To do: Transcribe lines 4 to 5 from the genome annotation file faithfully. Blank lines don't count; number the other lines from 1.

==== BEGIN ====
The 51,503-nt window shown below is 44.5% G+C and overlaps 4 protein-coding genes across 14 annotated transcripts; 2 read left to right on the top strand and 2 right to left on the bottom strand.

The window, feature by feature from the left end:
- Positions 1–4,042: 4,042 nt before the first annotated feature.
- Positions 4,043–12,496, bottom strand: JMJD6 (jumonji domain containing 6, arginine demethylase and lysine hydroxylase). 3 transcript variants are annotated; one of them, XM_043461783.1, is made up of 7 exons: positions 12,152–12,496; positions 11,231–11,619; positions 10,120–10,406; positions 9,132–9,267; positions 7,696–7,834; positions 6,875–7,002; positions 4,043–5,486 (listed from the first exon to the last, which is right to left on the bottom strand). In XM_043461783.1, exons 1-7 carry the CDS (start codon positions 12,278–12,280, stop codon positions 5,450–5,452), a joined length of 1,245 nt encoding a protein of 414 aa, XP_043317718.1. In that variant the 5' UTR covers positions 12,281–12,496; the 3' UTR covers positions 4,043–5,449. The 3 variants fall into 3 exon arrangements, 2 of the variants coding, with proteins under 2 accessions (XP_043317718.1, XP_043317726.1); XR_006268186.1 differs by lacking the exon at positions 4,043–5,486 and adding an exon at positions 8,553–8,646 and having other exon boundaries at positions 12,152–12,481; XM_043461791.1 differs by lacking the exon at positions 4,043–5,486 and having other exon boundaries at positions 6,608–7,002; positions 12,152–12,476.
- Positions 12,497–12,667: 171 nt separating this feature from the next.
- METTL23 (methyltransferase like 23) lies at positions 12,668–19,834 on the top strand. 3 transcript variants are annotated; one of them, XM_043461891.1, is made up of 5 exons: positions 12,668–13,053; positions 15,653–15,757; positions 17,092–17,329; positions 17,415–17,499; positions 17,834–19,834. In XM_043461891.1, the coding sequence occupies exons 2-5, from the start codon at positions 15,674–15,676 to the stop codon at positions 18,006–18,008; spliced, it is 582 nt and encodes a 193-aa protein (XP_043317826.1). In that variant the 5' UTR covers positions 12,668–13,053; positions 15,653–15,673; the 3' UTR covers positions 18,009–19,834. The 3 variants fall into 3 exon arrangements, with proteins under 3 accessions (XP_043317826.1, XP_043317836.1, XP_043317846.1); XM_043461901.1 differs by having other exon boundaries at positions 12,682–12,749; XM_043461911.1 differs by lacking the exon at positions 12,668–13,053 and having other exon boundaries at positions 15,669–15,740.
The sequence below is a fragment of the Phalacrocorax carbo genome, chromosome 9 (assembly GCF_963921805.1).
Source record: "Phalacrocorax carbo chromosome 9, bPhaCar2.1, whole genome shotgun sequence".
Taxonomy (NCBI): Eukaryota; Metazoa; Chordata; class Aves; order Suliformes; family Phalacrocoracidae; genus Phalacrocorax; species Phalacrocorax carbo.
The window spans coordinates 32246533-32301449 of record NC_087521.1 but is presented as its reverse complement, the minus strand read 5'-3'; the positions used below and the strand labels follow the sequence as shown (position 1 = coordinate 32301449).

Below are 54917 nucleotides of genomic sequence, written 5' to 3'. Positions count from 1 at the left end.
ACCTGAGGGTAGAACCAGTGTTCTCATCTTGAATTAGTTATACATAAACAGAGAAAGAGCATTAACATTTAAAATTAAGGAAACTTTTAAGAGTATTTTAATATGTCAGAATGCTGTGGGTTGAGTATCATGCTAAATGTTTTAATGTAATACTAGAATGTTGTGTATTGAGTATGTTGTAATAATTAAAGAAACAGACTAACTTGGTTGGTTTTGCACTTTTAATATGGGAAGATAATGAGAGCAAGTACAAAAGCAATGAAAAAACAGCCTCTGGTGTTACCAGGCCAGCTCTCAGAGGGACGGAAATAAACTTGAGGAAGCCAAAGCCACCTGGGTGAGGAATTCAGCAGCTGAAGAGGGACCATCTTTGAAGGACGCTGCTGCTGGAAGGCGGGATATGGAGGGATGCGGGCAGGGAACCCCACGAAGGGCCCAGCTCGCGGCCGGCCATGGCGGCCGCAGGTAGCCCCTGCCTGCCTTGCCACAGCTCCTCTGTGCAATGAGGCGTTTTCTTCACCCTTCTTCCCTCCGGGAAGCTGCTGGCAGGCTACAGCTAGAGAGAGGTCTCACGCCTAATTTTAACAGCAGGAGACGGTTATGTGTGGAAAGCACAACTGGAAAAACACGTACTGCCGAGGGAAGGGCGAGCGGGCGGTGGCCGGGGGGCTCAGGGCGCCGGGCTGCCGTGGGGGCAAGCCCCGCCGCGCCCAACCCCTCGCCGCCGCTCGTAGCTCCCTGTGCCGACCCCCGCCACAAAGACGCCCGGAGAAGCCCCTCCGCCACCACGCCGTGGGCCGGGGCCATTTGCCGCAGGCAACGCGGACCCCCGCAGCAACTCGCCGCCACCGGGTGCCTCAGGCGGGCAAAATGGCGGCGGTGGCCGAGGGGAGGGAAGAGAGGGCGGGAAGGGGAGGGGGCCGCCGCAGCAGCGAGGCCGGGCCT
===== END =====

- Positions 4,043–12,496, bottom strand: JMJD6 (jumonji domain containing 6, arginine demethylase and lysine hydroxylase). 3 transcript variants are annotated; one of them, XM_043461783.1, is made up of 7 exons: positions 12,152–12,496; positions 11,231–11,619; positions 10,120–10,406; positions 9,132–9,267; positions 7,696–7,834; positions 6,875–7,002; positions 4,043–5,486 (listed from the first exon to the last, which is right to left on the bottom strand). In XM_043461783.1, exons 1-7 carry the CDS (start codon positions 12,278–12,280, stop codon positions 5,450–5,452), a joined length of 1,245 nt encoding a protein of 414 aa, XP_043317718.1. In that variant the 5' UTR covers positions 12,281–12,496; the 3' UTR covers positions 4,043–5,449. The 3 variants fall into 3 exon arrangements, 2 of the variants coding, with proteins under 2 accessions (XP_043317718.1, XP_043317726.1); XR_006268186.1 differs by lacking the exon at positions 4,043–5,486 and adding an exon at positions 8,553–8,646 and having other exon boundaries at positions 12,152–12,481; XM_043461791.1 differs by lacking the exon at positions 4,043–5,486 and having other exon boundaries at positions 6,608–7,002; positions 12,152–12,476.
- Positions 12,497–12,667: 171 nt separating this feature from the next.